[Fat Possum; 2020]

From the very first seconds of Courtney Marie Andrews’ new album, Old Flowers, you get a perfect glimpse of the mood and style of the album. Soft, swaying country instrumentation, tasteful percussion, and a plaintive, gorgeous vocal delivery. “Burlap String” sounds like a classic country ballad that might be soundtracking a melancholically romantic moment in a sepia-toned film.

This may make it sound a bit like pastiche, but that isn’t the case. Andrews is the real deal. It’s evident that she feels and breathes this sound, the rustic and windswept instrumentation, the gently rolling melodies, the flawless harmonies, the heart-tugging soulfulness inherent in her vocals. Old Flowers has an immediately strong sense of place. Unfortunately, that place becomes a little static over the course of these 10 immaculately-produced songs, adding up to a relatively snoozy affair.

It’s not for lack of songwriting or performance ability. On the contrary, Andrews’ voice sounds as robust and lovely as ever, evoking the emotive vibrato of Jenny Lewis and even a hint of the plainspoken directness of Phoebe Bridgers, and the instrumentation gives her singing the glowing and spacious bed it deserves, reminiscent of The Mynabirds’ early work. If you were to listen to any single song on this album, out of context, there would be very little to complain about. It’s only when they all come together that they tend to blur, the album moseying along at a supremely low-key pace.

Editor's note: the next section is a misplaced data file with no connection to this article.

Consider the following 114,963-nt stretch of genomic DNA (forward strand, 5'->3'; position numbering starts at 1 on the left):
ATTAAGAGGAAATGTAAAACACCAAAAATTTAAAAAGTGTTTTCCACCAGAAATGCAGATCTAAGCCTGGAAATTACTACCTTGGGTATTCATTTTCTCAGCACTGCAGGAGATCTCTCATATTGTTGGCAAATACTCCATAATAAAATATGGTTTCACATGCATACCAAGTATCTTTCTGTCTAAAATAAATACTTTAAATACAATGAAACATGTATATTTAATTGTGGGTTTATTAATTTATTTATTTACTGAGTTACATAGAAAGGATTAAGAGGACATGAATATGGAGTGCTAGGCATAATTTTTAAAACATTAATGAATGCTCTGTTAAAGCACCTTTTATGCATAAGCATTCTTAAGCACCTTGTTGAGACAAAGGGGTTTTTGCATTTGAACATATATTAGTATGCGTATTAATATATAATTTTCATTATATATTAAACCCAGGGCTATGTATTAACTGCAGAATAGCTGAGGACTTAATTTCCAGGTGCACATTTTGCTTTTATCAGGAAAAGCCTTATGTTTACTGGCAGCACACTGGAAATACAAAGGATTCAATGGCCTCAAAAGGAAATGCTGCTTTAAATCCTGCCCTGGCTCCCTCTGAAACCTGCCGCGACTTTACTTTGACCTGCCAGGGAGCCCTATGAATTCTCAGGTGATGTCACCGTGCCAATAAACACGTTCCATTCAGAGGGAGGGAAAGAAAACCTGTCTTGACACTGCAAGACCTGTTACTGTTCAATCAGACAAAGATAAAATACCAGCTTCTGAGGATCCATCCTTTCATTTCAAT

There are definitely moments across the album, though, that justify the price of admission. “If I Told” is an extremely slow-growing ballad, with Andrews serenading over a sparse bed of dusty guitar, echoing piano keys, and soft ambience. “Carnival Dream” starts as a turgid piano lament, before rattling up with loud drum hits and bellowing cellos. Perhaps best of all is the title track, which strikes a similar tenor as the rest of the album, but with a sharp beat, resounding keys, and a metaphor as simple and powerful as “You can’t water old flowers”, everything coheres just perfectly.

It’s very difficult to find any single moment of Old Flowers that is less than pleasant, as it always maintains a creaky type of beauty that is undeniable. The melodies across the record sound instantly classic, like Andrews rustled them up from some old, forgotten corner of America’s past. But, as the muted keyboard fades out on the heartsick closer “Ships in the Night”, the album sort of evaporates without leaving much of a lasting impression. Andrews is a very talented writer and a genuinely moving singer, and knows her way around an almost-shockingly pretty melody, but from a whole-album point of view, she could benefit from mixing things up every now and then.

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